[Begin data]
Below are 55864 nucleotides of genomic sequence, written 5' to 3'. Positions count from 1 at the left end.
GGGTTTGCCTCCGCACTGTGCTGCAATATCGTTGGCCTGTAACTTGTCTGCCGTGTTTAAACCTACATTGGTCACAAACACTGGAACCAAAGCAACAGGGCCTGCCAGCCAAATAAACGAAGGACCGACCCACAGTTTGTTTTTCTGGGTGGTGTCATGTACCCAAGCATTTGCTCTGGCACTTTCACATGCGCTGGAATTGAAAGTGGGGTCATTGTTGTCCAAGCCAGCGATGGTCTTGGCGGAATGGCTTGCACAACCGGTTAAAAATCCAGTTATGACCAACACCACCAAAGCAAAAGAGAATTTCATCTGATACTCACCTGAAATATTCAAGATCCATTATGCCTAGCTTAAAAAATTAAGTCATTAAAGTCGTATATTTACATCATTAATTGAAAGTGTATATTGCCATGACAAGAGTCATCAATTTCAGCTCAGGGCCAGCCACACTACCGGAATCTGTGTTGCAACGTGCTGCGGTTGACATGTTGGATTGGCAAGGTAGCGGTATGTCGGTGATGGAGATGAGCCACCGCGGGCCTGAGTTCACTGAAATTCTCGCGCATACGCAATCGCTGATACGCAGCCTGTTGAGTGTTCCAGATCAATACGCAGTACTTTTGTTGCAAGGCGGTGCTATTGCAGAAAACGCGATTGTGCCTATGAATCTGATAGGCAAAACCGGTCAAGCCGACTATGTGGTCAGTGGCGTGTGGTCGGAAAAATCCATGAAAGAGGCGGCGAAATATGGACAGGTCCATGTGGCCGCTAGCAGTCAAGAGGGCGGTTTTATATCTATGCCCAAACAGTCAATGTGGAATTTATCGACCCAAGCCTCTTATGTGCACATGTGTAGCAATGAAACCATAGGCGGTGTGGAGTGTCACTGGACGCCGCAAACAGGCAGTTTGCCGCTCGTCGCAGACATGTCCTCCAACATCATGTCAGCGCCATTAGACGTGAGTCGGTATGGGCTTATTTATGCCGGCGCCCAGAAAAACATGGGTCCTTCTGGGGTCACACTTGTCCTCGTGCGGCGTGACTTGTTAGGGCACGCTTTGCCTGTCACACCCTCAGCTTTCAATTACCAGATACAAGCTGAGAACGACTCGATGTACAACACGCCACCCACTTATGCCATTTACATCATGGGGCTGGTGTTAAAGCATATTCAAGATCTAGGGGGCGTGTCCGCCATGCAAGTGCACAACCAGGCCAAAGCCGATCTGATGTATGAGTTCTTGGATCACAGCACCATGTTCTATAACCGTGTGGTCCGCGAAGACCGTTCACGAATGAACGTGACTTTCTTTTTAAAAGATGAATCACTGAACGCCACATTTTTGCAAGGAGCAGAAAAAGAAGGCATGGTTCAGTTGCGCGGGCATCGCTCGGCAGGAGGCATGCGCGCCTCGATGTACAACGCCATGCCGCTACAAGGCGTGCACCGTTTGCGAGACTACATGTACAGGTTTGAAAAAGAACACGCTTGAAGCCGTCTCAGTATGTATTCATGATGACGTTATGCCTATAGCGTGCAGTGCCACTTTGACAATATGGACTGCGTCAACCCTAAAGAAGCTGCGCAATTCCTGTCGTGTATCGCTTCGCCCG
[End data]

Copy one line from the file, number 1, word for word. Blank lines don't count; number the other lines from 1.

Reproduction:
Below are 55864 nucleotides of genomic sequence, written 5' to 3'. Positions count from 1 at the left end.